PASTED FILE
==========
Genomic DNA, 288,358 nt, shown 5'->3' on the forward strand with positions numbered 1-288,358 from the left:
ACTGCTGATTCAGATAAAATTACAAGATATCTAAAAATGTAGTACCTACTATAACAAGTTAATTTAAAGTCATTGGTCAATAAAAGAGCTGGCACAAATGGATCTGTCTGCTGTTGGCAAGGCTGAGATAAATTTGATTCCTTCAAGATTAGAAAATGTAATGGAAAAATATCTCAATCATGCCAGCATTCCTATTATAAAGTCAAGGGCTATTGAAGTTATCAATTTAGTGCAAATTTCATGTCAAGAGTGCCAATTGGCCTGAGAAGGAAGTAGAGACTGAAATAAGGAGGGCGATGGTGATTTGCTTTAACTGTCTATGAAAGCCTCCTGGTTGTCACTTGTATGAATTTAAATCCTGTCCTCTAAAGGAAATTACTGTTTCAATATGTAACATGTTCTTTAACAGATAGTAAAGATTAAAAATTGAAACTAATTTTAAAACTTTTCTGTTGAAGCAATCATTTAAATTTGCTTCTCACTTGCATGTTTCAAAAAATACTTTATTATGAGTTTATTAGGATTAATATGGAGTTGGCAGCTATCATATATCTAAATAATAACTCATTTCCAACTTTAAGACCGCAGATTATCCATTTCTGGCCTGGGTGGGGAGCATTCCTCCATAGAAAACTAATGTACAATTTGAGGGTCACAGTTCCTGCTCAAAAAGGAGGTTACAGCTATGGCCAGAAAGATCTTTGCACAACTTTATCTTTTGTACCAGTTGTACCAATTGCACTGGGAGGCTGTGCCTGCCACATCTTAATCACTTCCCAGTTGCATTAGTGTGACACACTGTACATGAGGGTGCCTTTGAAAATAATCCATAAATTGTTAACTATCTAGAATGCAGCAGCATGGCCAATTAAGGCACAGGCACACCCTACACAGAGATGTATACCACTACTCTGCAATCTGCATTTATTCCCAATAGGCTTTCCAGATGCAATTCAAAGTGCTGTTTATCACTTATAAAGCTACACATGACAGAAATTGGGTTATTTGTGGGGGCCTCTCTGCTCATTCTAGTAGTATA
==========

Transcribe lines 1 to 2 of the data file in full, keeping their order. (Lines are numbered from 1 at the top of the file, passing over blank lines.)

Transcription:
Genomic DNA, 288,358 nt, shown 5'->3' on the forward strand with positions numbered 1-288,358 from the left:
ACTGCTGATTCAGATAAAATTACAAGATATCTAAAAATGTAGTACCTACTATAACAAGTTAATTTAAAGTCATTGGTCAATAAAAGAGCTGGCACAAATGGATCTGTCTGCTGTTGGCAAGGCTGAGATAAATTTGATTCCTTCAAGATTAGAAAATGTAATGGAAAAATATCTCAATCATGCCAGCATTCCTATTATAAAGTCAAGGGCTATTGAAGTTATCAATTTAGTGCAAATTTCATGTCAAGAGTGCCAATTGGCCTGAGAAGGAAGTAGAGACTGAAATAAGGAGGGCGATGGTGATTTGCTTTAACTGTCTATGAAAGCCTCCTGGTTGTCACTTGTATGAATTTAAATCCTGTCCTCTAAAGGAAATTACTGTTTCAATATGTAACATGTTCTTTAACAGATAGTAAAGATTAAAAATTGAAACTAATTTTAAAACTTTTCTGTTGAAGCAATCATTTAAATTTGCTTCTCACTTGCATGTTTCAAAAAATACTTTATTATGAGTTTATTAGGATTAATATGGAGTTGGCAGCTATCATATATCTAAATAATAACTCATTTCCAACTTTAAGACCGCAGATTATCCATTTCTGGCCTGGGTGGGGAGCATTCCTCCATAGAAAACTAATGTACAATTTGAGGGTCACAGTTCCTGCTCAAAAAGGAGGTTACAGCTATGGCCAGAAAGATCTTTGCACAACTTTATCTTTTGTACCAGTTGTACCAATTGCACTGGGAGGCTGTGCCTGCCACATCTTAATCACTTCCCAGTTGCATTAGTGTGACACACTGTACATGAGGGTGCCTTTGAAAATAATCCATAAATTGTTAACTATCTAGAATGCAGCAGCATGGCCAATTAAGGCACAGGCACACCCTACACAGAGATGTATACCACTACTCTGCAATCTGCATTTATTCCCAATAGGCTTTCCAGATGCAATTCAAAGTGCTGTTTATCACTTATAAAGCTACACATGACAGAAATTGGGTTATTTGTGGGGGCCTCTCTGCTCATTCTAGTAGTATA